Hamlaoui was one of two men inside a stolen car. The policeman who shot him said he had done so in a panic. The policeman was later sentenced to three years in jail and was thrown from the police force.

What is the relevance of this 2000 event for the events today?


Lille incidents

The confrontation police authority vs youth is growing for more than a decade. The article 'Police et jeunes: tensions à la veille du 14-Juillet' ( reveals how easily an accident like the Riad Hamlaoui incident may happen.

Paganini v. kappert

Paganini's approach to the situation is 99% more likely than kappert's to exact a penalty from the malefactor for the breach of civil order and the crime against property. It is also an investment in the maintenance of civil order.

kappert's approach is consistent with the citizen's total delegation of self-defense, the defense of property, and the maintenance of civil order to paid employees of the government. kappert's approach is likely to leave the malefactor undeterred and unpunished and to pass the costs of the property destruction on to other policyholders. Although kappert's citizen has a right to demand that crimes be prevented and punished in return for his tax dollars, and to demand an insurance payment for the damage to his vehicle, his refusal to make more than a financial investment in civil order makes the disappearance of the civil order more likely.

The point is that, as a practical matter, responsibility for civil order is non-delegable.


"The policeman shot him in the neck from close range. If you do that, you can be said to have homicidal intentions. As far as I know, the head is a vital organ." (Le Monde)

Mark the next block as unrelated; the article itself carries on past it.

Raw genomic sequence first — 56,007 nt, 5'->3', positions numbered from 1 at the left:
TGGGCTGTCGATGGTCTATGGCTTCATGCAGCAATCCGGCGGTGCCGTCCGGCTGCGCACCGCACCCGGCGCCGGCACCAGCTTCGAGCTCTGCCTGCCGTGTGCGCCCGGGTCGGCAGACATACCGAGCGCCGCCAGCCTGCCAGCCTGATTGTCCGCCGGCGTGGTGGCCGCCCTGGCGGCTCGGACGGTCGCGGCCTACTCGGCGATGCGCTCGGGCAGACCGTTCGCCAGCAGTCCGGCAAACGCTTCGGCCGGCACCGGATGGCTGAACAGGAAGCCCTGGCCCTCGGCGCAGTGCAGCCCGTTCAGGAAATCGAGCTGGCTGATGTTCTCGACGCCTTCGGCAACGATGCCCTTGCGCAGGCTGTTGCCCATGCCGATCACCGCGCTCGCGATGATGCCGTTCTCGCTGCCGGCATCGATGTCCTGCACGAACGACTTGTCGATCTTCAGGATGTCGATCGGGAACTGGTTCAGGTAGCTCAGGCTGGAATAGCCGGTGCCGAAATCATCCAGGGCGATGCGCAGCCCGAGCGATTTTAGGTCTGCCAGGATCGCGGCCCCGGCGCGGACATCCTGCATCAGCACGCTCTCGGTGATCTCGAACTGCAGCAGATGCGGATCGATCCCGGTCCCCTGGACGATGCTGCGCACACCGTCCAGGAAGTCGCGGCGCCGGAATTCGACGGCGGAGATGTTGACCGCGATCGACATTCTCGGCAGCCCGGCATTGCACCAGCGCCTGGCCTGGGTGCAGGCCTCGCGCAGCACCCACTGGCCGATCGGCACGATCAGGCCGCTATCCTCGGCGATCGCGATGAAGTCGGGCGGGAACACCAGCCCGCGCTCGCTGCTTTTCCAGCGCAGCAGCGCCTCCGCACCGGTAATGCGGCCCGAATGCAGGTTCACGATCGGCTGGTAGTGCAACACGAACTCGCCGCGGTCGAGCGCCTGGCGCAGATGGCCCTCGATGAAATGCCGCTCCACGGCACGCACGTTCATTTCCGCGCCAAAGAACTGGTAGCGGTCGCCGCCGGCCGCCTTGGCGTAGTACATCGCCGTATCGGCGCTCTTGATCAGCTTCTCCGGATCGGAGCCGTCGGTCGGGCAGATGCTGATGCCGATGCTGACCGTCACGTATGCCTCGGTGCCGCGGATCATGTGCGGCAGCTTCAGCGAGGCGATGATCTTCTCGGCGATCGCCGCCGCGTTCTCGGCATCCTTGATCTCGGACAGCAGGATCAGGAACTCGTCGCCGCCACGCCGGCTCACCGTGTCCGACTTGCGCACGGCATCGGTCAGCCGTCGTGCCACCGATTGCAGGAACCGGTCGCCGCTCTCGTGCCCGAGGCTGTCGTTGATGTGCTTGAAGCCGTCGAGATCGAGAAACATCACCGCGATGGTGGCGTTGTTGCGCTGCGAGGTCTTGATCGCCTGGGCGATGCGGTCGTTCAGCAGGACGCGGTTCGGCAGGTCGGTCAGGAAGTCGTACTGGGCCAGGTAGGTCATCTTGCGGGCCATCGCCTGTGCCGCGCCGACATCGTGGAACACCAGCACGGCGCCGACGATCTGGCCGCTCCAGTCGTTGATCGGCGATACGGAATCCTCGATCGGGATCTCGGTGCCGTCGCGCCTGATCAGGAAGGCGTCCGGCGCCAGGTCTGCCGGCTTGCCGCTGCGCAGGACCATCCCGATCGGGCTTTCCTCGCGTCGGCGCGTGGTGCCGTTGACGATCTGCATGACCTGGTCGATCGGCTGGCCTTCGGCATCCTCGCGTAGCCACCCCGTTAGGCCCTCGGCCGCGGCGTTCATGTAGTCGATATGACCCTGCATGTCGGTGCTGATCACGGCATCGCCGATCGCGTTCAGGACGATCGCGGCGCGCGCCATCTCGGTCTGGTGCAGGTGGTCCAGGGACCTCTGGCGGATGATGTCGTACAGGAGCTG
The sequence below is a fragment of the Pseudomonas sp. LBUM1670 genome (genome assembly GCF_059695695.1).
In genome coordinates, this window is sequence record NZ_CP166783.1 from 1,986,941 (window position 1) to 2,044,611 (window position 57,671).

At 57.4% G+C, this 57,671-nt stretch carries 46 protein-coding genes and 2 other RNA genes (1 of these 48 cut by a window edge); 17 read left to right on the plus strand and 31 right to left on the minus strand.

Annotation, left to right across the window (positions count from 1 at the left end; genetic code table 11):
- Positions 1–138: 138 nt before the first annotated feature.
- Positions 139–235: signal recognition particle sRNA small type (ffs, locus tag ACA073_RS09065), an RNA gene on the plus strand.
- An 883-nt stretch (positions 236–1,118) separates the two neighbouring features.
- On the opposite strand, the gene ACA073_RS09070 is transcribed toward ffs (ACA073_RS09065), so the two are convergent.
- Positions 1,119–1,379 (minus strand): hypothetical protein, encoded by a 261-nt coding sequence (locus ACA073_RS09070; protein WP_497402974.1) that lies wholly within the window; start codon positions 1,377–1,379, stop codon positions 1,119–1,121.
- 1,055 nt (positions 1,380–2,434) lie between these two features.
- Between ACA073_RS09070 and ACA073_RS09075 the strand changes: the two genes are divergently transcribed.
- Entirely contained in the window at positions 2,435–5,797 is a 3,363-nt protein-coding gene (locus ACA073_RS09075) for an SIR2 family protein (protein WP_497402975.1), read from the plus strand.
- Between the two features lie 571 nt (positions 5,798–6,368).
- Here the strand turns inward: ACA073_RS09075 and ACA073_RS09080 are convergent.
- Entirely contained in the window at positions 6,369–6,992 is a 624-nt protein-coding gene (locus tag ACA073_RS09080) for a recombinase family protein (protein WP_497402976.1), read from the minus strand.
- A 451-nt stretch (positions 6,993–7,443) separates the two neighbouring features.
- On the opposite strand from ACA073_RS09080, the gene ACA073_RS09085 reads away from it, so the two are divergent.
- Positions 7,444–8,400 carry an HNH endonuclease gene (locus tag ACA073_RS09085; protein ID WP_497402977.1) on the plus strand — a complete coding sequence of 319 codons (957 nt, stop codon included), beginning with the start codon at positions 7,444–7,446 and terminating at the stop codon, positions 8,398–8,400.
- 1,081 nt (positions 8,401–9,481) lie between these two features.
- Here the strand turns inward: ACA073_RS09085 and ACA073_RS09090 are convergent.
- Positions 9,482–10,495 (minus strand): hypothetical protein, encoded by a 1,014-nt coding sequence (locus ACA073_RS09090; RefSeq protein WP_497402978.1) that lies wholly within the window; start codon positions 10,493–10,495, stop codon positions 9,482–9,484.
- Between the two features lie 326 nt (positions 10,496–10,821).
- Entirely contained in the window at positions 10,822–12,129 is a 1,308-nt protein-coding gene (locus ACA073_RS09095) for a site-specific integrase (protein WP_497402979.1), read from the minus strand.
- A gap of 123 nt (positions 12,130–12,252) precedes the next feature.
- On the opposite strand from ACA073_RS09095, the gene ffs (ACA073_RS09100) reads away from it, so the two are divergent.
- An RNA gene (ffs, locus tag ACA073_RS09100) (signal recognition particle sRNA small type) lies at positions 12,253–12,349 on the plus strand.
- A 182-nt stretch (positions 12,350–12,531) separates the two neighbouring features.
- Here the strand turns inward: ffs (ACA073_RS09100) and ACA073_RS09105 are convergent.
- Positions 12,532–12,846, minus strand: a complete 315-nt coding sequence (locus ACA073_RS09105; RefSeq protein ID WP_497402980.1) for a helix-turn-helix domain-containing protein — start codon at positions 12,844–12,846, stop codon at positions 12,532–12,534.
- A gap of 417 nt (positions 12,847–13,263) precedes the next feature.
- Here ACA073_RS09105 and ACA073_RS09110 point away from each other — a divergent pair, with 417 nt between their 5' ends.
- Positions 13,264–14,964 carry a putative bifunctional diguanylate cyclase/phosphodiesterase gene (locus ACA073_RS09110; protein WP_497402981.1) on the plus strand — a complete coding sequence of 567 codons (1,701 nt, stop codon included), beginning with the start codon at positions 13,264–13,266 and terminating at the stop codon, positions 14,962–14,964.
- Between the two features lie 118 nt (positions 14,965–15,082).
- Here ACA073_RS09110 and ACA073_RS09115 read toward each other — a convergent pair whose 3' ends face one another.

Well, kappert proves that wrong.


Who knew the Muslims could learn a thing or two from the French about taqqiya?  When the elites and the culture at large politely turn a blind eye to strategic dishonesty from the government and other elites, you've sunk to a pre-Enlightenment level -- the level of the Arab world, in short.

no guts no glory

I can't understand this: if I saw someone burning my my car I would shoot his brains out. The real problem is not those 'youths' who can easely be expelled from the country, but the frenchmen themselves, they don't fight back, they just take it all in the face, proud of not being 'racist' probably, I don't know. Ofcourse the leaders of France reflect the majority of their their civilians: cowards.

I don't want to offend people, because I adore France and French culture, but I experience it on a daily basis: this cowardnes of people that don't fight back, they don't even get angry against politicians or police.

Paganini's guts

"if I saw someone burning my my car I would shoot his brains out" - well, other peolple with less guts than Paganini would inform their insurance company and, consequently, would not spent some years in prison for murder. But, please, go ahead Paganini!